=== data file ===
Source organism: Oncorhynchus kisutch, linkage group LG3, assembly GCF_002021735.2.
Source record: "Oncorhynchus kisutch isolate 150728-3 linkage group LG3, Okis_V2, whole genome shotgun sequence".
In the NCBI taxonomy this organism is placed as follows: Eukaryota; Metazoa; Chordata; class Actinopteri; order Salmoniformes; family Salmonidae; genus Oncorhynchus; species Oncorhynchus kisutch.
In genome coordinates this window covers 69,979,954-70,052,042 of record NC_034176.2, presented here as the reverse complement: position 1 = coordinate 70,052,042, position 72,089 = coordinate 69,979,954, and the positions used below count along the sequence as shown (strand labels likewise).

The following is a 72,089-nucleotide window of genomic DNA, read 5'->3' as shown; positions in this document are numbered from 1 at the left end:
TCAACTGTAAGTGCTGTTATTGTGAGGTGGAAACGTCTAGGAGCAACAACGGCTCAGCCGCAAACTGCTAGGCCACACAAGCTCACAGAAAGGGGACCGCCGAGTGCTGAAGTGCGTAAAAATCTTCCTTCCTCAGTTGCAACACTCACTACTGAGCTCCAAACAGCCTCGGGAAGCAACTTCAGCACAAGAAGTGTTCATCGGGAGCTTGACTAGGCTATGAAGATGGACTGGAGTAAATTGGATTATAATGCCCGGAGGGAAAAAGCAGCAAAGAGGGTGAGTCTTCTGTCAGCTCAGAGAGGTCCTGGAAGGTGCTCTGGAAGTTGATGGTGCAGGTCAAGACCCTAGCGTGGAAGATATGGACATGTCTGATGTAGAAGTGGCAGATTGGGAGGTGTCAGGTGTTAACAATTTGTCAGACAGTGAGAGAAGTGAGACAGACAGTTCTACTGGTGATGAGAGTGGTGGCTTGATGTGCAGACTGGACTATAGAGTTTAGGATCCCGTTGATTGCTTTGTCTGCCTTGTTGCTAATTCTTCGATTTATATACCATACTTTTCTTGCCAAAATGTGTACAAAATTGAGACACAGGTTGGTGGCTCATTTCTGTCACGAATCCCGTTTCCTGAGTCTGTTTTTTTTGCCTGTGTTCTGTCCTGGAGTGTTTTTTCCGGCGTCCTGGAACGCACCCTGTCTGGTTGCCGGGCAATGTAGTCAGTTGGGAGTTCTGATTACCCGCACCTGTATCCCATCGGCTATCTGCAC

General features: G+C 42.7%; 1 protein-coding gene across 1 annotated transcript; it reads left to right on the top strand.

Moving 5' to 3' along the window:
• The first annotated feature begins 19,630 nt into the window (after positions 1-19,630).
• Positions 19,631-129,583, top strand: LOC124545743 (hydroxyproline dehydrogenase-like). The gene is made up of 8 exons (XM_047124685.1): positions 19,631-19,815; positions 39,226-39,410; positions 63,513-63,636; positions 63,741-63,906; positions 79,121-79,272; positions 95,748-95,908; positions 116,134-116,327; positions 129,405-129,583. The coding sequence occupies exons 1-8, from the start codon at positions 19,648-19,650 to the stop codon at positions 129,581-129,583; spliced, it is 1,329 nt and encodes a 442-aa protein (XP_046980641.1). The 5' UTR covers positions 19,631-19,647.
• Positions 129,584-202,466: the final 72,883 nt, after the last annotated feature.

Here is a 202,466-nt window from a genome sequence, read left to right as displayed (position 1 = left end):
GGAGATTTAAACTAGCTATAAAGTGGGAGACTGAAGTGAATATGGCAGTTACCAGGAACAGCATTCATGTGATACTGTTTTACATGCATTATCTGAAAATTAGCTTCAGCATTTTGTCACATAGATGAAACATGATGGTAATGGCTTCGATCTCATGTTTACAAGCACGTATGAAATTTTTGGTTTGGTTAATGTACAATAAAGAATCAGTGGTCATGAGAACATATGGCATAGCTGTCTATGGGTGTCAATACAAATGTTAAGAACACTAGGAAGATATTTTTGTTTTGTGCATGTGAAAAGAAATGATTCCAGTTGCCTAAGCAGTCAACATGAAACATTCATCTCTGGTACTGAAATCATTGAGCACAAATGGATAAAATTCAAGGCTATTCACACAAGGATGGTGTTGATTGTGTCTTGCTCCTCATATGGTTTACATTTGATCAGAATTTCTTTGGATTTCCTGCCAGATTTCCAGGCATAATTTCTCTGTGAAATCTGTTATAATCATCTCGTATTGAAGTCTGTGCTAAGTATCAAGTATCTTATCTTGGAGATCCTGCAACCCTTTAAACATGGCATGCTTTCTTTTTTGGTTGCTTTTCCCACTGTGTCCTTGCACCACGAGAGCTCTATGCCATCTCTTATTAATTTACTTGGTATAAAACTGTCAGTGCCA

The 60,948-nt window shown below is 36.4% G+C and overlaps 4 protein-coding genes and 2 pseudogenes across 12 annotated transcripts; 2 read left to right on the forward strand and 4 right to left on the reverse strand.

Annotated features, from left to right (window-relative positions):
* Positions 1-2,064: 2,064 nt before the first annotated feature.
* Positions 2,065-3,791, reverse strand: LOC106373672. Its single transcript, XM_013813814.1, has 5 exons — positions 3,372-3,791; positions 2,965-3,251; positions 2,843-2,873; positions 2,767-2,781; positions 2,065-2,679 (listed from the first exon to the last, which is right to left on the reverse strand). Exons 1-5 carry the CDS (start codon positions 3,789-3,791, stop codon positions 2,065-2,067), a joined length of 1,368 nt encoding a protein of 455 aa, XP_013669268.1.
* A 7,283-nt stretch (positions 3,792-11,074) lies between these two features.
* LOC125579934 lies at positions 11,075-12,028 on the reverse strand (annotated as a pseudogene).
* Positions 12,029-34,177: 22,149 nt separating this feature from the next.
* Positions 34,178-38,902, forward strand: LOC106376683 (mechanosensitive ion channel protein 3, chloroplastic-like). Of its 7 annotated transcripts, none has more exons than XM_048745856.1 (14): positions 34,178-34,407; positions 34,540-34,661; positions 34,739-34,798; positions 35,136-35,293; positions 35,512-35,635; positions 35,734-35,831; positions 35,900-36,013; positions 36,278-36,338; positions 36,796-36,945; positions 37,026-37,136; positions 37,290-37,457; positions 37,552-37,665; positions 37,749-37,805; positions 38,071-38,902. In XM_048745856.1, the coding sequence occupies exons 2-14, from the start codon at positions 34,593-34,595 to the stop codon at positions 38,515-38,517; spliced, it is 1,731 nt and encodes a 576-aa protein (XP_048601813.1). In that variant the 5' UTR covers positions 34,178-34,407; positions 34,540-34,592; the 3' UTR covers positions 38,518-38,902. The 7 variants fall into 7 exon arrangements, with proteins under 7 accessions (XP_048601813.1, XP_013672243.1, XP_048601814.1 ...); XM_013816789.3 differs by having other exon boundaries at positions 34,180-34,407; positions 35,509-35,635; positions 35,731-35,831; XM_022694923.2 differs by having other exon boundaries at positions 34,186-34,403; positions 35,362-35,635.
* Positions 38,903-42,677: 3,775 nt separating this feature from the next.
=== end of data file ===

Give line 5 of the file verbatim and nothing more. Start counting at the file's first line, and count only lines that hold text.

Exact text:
The following is a 72,089-nucleotide window of genomic DNA, read 5'->3' as shown; positions in this document are numbered from 1 at the left end: